Anti-Oppression Work

Brown hands with sparkling nails gently holding a small globe, photo by Qtrix
Dara Burwell, Coffee Shop

Dara Burwell

Anti-oppression work both reveals and addresses the root causes of many cross-identity issues that organizations face.

Anti-oppression theory maintains that certain identity groups are valued above others, and have more social power.  This imbalance of power is rooted in long histories of inequity faced by women, people of color, LGBQ people, poor and working class people, transgender people, marginalized religious groups, non-citizens, people with disabilities, and several other identity groups.  These inequities, or social injustices, have been enacted and reinforced by power structures (such as laws, systems, and institutions), collectively held belief systems (which hold oppression in place), interactions between people, and the stereotypes and social positions that people internalize and use to define themselves and others.

Because of oppression, marginalized communities having significantly less access to resources and opportunities, are underrepresented in leadership roles and positions of power, and face many other broad ranging implications.

It is tremendously important for organizations pursuing anti-oppression and equity work to understand that their efforts are necessitated by a legacy of the active, societal-level exclusion and oppression of different identity groups.

In order for an organization to recruit and retain a diverse and representative group of people, they must recognize the power imbalances that exist between identity groups.  This is necessary to create meaningful and lasting organizational change.  After all, an organization cannot recruit and retain staff and board members of color, for instance, without recognizing ways that the organization may unknowingly reinforce racist policies, structures, and ideologies that are inherently exclusive.  Without a perspective on history and oppression, many organizations cannot identify why their staff and boards are homogenous, or why there are cross-identity conflicts.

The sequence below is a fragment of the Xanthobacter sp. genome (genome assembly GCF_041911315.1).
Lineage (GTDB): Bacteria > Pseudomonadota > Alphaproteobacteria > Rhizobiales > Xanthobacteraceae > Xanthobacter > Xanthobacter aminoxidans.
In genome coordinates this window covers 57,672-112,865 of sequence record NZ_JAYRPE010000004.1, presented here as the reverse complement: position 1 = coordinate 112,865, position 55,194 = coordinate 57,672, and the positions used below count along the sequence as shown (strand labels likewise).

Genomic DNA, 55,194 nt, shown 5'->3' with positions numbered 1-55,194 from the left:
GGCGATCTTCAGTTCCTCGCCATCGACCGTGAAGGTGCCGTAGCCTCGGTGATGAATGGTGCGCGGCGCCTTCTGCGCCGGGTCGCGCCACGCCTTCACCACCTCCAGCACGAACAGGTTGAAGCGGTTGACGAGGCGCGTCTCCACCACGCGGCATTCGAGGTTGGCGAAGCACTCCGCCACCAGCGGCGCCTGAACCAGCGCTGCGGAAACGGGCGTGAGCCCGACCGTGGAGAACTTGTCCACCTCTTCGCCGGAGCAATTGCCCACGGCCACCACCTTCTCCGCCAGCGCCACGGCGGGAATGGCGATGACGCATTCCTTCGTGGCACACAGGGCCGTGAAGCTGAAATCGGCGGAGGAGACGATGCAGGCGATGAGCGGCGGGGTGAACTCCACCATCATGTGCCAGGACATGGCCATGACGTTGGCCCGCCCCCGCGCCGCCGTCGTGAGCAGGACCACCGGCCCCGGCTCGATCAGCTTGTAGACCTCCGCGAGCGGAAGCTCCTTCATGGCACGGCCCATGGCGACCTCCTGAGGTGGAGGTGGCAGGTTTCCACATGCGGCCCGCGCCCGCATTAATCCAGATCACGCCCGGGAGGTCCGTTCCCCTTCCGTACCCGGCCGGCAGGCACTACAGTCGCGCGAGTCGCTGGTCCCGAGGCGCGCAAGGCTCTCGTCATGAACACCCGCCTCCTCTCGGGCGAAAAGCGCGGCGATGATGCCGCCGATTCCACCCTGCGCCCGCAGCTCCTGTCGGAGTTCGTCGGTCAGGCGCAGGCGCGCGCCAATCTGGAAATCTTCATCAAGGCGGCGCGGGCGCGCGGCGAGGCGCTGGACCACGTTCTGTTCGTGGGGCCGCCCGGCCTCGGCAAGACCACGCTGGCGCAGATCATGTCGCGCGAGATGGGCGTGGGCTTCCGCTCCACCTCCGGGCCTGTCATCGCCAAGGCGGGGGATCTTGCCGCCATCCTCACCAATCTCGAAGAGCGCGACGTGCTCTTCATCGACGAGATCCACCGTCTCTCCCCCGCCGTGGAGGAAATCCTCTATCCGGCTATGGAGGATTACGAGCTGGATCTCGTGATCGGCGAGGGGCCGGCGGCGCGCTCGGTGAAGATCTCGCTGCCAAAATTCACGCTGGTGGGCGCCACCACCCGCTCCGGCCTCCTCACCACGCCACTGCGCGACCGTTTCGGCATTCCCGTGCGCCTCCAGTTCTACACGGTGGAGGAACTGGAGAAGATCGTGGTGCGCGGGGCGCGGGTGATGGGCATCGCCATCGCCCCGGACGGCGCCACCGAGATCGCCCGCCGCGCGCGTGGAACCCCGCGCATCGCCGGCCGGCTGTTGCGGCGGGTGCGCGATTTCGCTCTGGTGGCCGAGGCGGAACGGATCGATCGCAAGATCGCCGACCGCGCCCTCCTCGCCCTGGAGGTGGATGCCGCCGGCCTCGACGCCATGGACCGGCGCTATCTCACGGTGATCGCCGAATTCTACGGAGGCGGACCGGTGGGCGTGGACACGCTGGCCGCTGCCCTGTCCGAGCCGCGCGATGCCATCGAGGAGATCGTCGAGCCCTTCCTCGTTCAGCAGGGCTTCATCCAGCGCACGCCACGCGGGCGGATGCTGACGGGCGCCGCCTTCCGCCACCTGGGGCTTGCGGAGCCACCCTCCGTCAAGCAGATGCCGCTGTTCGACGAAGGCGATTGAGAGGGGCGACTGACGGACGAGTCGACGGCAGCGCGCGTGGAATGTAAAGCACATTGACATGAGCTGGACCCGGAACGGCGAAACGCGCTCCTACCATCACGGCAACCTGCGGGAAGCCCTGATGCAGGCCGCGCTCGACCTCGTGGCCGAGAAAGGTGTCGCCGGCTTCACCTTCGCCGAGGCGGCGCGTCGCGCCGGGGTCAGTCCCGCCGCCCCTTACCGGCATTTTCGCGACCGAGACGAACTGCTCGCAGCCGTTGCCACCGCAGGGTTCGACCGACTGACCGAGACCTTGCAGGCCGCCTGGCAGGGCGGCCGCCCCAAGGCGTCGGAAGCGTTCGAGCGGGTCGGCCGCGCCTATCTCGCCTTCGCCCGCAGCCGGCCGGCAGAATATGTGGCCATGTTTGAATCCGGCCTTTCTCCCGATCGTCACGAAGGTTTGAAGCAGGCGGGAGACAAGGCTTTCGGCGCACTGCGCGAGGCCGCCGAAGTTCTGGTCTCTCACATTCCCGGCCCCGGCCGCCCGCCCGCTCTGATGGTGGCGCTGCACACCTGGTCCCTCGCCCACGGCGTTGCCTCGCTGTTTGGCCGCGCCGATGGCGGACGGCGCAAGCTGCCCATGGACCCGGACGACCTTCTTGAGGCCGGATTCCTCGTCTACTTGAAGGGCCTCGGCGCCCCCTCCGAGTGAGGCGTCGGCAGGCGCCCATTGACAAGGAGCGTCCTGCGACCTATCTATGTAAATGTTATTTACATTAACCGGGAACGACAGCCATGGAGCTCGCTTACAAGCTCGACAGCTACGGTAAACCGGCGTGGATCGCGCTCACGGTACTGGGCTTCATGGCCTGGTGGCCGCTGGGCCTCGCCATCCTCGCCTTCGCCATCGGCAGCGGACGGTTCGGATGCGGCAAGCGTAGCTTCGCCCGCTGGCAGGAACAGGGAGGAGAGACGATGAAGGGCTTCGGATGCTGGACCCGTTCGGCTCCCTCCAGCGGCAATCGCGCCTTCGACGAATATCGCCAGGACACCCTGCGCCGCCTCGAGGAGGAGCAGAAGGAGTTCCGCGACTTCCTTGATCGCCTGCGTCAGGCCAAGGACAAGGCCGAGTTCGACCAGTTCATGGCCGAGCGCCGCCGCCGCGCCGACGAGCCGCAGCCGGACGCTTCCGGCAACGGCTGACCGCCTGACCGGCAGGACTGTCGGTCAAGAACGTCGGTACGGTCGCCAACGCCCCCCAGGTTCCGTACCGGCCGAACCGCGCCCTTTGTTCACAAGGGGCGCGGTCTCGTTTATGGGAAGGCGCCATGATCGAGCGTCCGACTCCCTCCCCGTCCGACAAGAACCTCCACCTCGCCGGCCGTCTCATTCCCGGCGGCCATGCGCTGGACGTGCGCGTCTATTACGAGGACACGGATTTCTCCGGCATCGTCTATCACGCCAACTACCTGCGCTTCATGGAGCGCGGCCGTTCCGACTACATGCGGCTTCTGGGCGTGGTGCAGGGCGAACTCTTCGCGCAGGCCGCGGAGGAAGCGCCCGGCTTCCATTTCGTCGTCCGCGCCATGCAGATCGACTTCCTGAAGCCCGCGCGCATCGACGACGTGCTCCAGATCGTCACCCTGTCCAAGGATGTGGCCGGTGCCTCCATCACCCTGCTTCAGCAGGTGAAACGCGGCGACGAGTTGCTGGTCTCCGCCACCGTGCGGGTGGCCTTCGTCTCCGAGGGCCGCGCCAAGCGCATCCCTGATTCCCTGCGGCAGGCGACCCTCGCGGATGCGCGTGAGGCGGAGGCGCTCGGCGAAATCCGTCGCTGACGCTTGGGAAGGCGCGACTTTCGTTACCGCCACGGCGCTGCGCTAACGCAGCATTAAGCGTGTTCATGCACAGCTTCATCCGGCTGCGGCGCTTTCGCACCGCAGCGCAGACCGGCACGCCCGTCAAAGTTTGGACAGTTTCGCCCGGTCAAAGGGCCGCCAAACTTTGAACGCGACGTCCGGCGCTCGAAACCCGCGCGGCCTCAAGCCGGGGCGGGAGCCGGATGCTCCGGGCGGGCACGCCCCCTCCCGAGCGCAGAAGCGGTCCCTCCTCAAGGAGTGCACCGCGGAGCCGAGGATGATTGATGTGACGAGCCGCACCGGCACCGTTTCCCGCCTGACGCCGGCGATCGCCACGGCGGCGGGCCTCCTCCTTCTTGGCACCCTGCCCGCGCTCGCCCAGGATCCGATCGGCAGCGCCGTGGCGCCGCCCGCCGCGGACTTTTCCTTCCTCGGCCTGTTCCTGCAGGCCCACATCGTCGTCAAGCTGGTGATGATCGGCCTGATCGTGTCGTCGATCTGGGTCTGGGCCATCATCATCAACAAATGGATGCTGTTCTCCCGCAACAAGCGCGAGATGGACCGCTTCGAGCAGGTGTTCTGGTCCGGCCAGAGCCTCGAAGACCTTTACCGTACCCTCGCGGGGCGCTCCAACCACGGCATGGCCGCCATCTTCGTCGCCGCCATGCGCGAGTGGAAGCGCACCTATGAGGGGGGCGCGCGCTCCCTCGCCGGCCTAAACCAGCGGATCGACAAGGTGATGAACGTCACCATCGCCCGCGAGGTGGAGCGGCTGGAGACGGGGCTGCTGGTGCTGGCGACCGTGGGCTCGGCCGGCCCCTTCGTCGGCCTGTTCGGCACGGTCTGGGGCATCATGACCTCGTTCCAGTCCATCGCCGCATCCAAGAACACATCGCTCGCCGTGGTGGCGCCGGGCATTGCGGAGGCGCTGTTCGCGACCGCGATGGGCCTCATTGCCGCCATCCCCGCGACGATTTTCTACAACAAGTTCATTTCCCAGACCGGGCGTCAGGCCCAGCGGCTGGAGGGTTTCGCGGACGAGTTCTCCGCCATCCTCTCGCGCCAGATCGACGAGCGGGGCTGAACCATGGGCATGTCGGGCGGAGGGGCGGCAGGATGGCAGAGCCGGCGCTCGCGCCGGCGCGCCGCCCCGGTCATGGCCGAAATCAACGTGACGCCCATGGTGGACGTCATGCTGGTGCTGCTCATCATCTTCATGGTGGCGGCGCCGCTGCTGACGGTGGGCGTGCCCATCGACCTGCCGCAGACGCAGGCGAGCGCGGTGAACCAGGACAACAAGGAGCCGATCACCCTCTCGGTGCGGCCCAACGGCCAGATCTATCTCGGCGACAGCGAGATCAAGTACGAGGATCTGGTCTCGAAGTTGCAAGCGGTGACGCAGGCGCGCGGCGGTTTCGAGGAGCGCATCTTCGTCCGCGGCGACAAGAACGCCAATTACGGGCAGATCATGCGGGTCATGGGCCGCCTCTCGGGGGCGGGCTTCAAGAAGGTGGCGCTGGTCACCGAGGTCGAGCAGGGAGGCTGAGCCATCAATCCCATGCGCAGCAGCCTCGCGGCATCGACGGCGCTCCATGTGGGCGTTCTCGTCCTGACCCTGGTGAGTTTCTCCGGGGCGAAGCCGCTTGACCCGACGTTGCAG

A framework in anti-oppression philosophies provides organizations with the tools necessary to address inequities at a structural, interpersonal, and ideological level in a way that can be ongoing and sustained.  This approach emphasizes social justice, and societal-level change via organizational and individual consciousness.


Large weathered sign reads "entrance" in fading red letters, underneath an unlit neon arrow points the way, photo by Sarah Post
Dara Burwell, Coffee Shop

Dara Burwell

I struggled with how to devise an appropriate introduction to this blog.  There are a number of business models out there that have very specific instructions on what I am to do.  They do not, however, appeal to me, nor my sense of what I wish to accomplish here.  And, I imagine, that what I wish to achieve will change and shift over time.

For now, I will begin in the glorious charge of trial and error.  I will lay out thoughts on the anti-oppression work I facilitate, and contemplations pertaining to social justice issues.  Some of these posts will directly reference organizational work, while others will be personal reflections on anti-oppression concepts.  Some will be a cross between the two.  I bid you welcome to our site.

If we can recognize that change and uncertainty are basic principles, we can greet the future and the transformation we are undergoing with the understanding that we do not know enough to be pessimistic.

Hazel Henderson

Revolution is not a one-time event.

Audre Lorde